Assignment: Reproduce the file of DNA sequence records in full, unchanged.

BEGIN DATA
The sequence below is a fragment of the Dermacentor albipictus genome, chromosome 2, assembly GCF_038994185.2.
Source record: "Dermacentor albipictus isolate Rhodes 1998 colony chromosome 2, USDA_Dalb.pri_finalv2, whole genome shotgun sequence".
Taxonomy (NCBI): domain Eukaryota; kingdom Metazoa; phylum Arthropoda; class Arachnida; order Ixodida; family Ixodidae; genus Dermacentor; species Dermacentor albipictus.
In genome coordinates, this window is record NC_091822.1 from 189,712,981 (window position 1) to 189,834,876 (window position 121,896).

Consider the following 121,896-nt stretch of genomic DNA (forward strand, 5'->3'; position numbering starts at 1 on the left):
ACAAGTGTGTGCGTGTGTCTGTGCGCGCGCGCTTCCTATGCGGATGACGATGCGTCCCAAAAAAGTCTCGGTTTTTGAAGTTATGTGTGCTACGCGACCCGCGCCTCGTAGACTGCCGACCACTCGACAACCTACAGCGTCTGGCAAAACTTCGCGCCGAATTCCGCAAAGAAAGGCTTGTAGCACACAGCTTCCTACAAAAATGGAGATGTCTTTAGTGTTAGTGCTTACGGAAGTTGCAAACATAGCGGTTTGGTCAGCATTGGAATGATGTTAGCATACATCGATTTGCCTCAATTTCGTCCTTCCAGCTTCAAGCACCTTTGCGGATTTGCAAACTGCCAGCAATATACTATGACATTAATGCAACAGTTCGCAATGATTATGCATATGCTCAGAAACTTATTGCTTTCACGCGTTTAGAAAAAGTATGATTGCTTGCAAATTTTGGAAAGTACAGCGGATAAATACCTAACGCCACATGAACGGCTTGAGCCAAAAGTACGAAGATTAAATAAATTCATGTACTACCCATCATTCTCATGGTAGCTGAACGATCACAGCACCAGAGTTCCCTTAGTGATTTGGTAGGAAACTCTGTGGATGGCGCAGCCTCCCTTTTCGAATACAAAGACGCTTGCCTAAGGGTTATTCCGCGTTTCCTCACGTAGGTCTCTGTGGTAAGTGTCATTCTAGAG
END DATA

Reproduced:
The sequence below is a fragment of the Dermacentor albipictus genome, chromosome 2, assembly GCF_038994185.2.
Source record: "Dermacentor albipictus isolate Rhodes 1998 colony chromosome 2, USDA_Dalb.pri_finalv2, whole genome shotgun sequence".
Taxonomy (NCBI): domain Eukaryota; kingdom Metazoa; phylum Arthropoda; class Arachnida; order Ixodida; family Ixodidae; genus Dermacentor; species Dermacentor albipictus.
In genome coordinates, this window is record NC_091822.1 from 189,712,981 (window position 1) to 189,834,876 (window position 121,896).

Consider the following 121,896-nt stretch of genomic DNA (forward strand, 5'->3'; position numbering starts at 1 on the left):
ACAAGTGTGTGCGTGTGTCTGTGCGCGCGCGCTTCCTATGCGGATGACGATGCGTCCCAAAAAAGTCTCGGTTTTTGAAGTTATGTGTGCTACGCGACCCGCGCCTCGTAGACTGCCGACCACTCGACAACCTACAGCGTCTGGCAAAACTTCGCGCCGAATTCCGCAAAGAAAGGCTTGTAGCACACAGCTTCCTACAAAAATGGAGATGTCTTTAGTGTTAGTGCTTACGGAAGTTGCAAACATAGCGGTTTGGTCAGCATTGGAATGATGTTAGCATACATCGATTTGCCTCAATTTCGTCCTTCCAGCTTCAAGCACCTTTGCGGATTTGCAAACTGCCAGCAATATACTATGACATTAATGCAACAGTTCGCAATGATTATGCATATGCTCAGAAACTTATTGCTTTCACGCGTTTAGAAAAAGTATGATTGCTTGCAAATTTTGGAAAGTACAGCGGATAAATACCTAACGCCACATGAACGGCTTGAGCCAAAAGTACGAAGATTAAATAAATTCATGTACTACCCATCATTCTCATGGTAGCTGAACGATCACAGCACCAGAGTTCCCTTAGTGATTTGGTAGGAAACTCTGTGGATGGCGCAGCCTCCCTTTTCGAATACAAAGACGCTTGCCTAAGGGTTATTCCGCGTTTCCTCACGTAGGTCTCTGTGGTAAGTGTCATTCTAGAG